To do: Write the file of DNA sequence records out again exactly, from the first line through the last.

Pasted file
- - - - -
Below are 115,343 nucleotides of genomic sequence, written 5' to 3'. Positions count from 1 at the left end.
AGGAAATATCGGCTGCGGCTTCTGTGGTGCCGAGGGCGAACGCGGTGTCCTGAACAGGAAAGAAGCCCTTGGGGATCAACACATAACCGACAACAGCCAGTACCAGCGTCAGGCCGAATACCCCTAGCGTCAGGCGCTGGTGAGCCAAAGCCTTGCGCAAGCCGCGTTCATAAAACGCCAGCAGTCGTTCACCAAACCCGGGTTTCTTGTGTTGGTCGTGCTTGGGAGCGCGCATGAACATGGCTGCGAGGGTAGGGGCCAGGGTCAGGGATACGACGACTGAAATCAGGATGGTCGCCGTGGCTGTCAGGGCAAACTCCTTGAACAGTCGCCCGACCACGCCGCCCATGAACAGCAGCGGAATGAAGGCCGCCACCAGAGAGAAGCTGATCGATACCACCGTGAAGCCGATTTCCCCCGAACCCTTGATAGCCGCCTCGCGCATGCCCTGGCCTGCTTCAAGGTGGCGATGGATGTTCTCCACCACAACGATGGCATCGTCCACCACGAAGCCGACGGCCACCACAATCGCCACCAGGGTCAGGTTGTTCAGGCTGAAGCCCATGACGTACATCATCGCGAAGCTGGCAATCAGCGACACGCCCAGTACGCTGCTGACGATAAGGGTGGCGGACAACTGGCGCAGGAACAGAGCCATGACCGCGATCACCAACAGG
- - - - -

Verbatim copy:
Below are 115,343 nucleotides of genomic sequence, written 5' to 3'. Positions count from 1 at the left end.
AGGAAATATCGGCTGCGGCTTCTGTGGTGCCGAGGGCGAACGCGGTGTCCTGAACAGGAAAGAAGCCCTTGGGGATCAACACATAACCGACAACAGCCAGTACCAGCGTCAGGCCGAATACCCCTAGCGTCAGGCGCTGGTGAGCCAAAGCCTTGCGCAAGCCGCGTTCATAAAACGCCAGCAGTCGTTCACCAAACCCGGGTTTCTTGTGTTGGTCGTGCTTGGGAGCGCGCATGAACATGGCTGCGAGGGTAGGGGCCAGGGTCAGGGATACGACGACTGAAATCAGGATGGTCGCCGTGGCTGTCAGGGCAAACTCCTTGAACAGTCGCCCGACCACGCCGCCCATGAACAGCAGCGGAATGAAGGCCGCCACCAGAGAGAAGCTGATCGATACCACCGTGAAGCCGATTTCCCCCGAACCCTTGATAGCCGCCTCGCGCATGCCCTGGCCTGCTTCAAGGTGGCGATGGATGTTCTCCACCACAACGATGGCATCGTCCACCACGAAGCCGACGGCCACCACAATCGCCACCAGGGTCAGGTTGTTCAGGCTGAAGCCCATGACGTACATCATCGCGAAGCTGGCAATCAGCGACACGCCCAGTACGCTGCTGACGATAAGGGTGGCGGACAACTGGCGCAGGAACAGAGCCATGACCGCGATCACCAACAGG